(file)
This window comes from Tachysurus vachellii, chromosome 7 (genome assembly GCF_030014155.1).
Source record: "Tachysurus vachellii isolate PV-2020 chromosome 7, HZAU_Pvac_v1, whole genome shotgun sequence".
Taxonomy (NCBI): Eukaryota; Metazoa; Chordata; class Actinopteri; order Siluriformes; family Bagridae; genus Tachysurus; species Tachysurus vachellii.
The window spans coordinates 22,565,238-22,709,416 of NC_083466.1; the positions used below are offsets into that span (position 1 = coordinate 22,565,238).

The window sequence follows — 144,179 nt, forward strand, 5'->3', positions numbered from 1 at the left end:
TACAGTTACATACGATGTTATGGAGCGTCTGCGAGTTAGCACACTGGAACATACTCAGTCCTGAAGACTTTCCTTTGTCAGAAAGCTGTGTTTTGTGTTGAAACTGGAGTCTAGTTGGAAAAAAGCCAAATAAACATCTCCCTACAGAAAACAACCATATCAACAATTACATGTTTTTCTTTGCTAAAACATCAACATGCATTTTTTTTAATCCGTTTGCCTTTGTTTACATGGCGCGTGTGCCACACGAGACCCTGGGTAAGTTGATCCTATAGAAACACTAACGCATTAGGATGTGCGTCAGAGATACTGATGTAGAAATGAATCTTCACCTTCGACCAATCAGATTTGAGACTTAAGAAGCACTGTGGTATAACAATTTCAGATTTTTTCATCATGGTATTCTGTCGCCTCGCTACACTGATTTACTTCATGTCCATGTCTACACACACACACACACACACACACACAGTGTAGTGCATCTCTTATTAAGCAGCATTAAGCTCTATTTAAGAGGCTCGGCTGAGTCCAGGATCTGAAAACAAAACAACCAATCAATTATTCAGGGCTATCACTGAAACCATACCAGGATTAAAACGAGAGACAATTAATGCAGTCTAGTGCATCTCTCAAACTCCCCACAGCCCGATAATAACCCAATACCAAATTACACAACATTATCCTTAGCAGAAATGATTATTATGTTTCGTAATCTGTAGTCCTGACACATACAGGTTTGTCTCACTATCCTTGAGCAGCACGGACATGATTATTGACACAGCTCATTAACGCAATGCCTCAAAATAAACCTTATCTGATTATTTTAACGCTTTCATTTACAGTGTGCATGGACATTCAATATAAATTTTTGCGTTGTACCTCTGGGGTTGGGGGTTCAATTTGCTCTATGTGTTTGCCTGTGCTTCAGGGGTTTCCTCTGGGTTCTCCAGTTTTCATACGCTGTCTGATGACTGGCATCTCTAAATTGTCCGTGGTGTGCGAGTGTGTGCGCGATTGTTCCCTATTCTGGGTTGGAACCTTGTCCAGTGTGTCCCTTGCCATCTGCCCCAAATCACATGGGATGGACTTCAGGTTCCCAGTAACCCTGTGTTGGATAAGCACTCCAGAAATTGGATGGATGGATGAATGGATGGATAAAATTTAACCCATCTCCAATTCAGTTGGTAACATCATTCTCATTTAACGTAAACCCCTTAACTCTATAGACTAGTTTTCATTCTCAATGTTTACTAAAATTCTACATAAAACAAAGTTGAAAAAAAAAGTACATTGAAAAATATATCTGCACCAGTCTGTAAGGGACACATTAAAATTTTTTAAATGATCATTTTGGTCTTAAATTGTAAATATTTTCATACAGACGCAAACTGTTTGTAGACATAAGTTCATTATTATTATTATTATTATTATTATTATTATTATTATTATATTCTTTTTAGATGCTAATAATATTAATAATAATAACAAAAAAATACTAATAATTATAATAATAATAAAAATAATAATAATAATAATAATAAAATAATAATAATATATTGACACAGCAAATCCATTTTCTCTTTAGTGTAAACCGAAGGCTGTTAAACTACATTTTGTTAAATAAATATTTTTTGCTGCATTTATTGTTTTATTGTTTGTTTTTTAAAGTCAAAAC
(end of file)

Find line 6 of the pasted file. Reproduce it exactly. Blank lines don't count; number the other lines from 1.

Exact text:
TACAGTTACATACGATGTTATGGAGCGTCTGCGAGTTAGCACACTGGAACATACTCAGTCCTGAAGACTTTCCTTTGTCAGAAAGCTGTGTTTTGTGTTGAAACTGGAGTCTAGTTGGAAAAAAGCCAAATAAACATCTCCCTACAGAAAACAACCATATCAACAATTACATGTTTTTCTTTGCTAAAACATCAACATGCATTTTTTTTAATCCGTTTGCCTTTGTTTACATGGCGCGTGTGCCACACGAGACCCTGGGTAAGTTGATCCTATAGAAACACTAACGCATTAGGATGTGCGTCAGAGATACTGATGTAGAAATGAATCTTCACCTTCGACCAATCAGATTTGAGACTTAAGAAGCACTGTGGTATAACAATTTCAGATTTTTTCATCATGGTATTCTGTCGCCTCGCTACACTGATTTACTTCATGTCCATGTCTACACACACACACACACACACACACACAGTGTAGTGCATCTCTTATTAAGCAGCATTAAGCTCTATTTAAGAGGCTCGGCTGAGTCCAGGATCTGAAAACAAAACAACCAATCAATTATTCAGGGCTATCACTGAAACCATACCAGGATTAAAACGAGAGACAATTAATGCAGTCTAGTGCATCTCTCAAACTCCCCACAGCCCGATAATAACCCAATACCAAATTACACAACATTATCCTTAGCAGAAATGATTATTATGTTTCGTAATCTGTAGTCCTGACACATACAGGTTTGTCTCACTATCCTTGAGCAGCACGGACATGATTATTGACACAGCTCATTAACGCAATGCCTCAAAATAAACCTTATCTGATTATTTTAACGCTTTCATTTACAGTGTGCATGGACATTCAATATAAATTTTTGCGTTGTACCTCTGGGGTTGGGGGTTCAATTTGCTCTATGTGTTTGCCTGTGCTTCAGGGGTTTCCTCTGGGTTCTCCAGTTTTCATACGCTGTCTGATGACTGGCATCTCTAAATTGTCCGTGGTGTGCGAGTGTGTGCGCGATTGTTCCCTATTCTGGGTTGGAACCTTGTCCAGTGTGTCCCTTGCCATCTGCCCCAAATCACATGGGATGGACTTCAGGTTCCCAGTAACCCTGTGTTGGATAAGCACTCCAGAAATTGGATGGATGGATGAATGGATGGATAAAATTTAACCCATCTCCAATTCAGTTGGTAACATCATTCTCATTTAACGTAAACCCCTTAACTCTATAGACTAGTTTTCATTCTCAATGTTTACTAAAATTCTACATAAAACAAAGTTGAAAAAAAAAGTACATTGAAAAATATATCTGCACCAGTCTGTAAGGGACACATTAAAATTTTTTAAATGATCATTTTGGTCTTAAATTGTAAATATTTTCATACAGACGCAAACTGTTTGTAGACATAAGTTCATTATTATTATTATTATTATTATTATTATTATTATTATTATATTCTTTTTAGATGCTAATAATATTAATAATAATAACAAAAAAATACTAATAATTATAATAATAATAAAAATAATAATAATAATAATAATAAAATAATAATAATATATTGACACAGCAAATCCATTTTCTCTTTAGTGTAAACCGAAGGCTGTTAAACTACATTTTGTTAAATAAATATTTTTTGCTGCATTTATTGTTTTATTGTTTGTTTTTTAAAGTCAAAAC